"That's a great deal to make one word mean," Alice said in a thoughtful tone. "When I make a word do a lot of work like that," said Humpty Dumpty, "I always pay it extra."

Tuesday, 7 April 2009

Patent Leather

Patent leather – the shiny leather of which some shoes and other items are made - allegedly does not get its name from the special leather that Seth Boyden once patented. It was said to be named after the form of footwear called pattens. Pattens were wooden soled overshoes or sandals, held on the foot by leather or cloth bands, often with a wooden sole or metal device to elevate the foot above the dirt or mud.

It is alleged that dairy maids usually wore pattens so as to avoid getting the farmyard muck into the dairy which had to be kept spotless to successfully make butter. The leather of these pattens would get greasy from the buttermilk and cream that slopped onto them and therefore became shiny. A good story but how true is anyone’s guess.

Sporting a high-gloss finish, patent leather has long been established as leather that is considered uptown and formal. The history of patent leather begins in the early 19th century and owes its invention to Seth Boyden of Newark, New Jersey. In 1818, Boyden began to investigate the possibility of creating a version of leather that was treated in such a way that the material retained its desirable qualities of protection and durability. At the same time, this new type of leather would also have an appearance that would be decidedly more dressy than work boots and similar leather goods.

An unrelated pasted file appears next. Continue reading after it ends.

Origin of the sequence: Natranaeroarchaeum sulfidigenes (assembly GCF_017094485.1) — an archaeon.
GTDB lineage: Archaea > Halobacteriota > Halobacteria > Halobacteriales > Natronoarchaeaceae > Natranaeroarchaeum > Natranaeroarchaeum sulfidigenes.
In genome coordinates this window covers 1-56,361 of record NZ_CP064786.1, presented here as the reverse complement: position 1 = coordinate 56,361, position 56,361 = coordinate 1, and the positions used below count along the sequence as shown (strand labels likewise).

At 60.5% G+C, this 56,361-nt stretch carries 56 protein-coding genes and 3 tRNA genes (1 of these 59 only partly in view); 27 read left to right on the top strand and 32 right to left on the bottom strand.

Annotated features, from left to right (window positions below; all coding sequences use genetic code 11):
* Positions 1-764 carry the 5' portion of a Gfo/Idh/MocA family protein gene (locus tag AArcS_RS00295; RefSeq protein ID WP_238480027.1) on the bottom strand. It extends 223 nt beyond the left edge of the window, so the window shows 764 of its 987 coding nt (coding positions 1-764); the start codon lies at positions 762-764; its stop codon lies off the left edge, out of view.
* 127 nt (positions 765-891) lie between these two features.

Using a formula that was based on a series of treatments using layers of linseed oil-based coats, the new shiny leather began commercial production on 20 September 1819. Boyden’s efforts resulted in the production of glossy leather that quickly caught on as a complement for formal dress. Despite the dairymaids lovely pattens I suspect Seth Boyden's invention was actually what gave the leather its name.


  1. So that's what patent leather is! I always just it was just plain old leather, but apparently I was wrong.

    I grew up with a pair of "chaussures vernies" that I would wear on special occasions.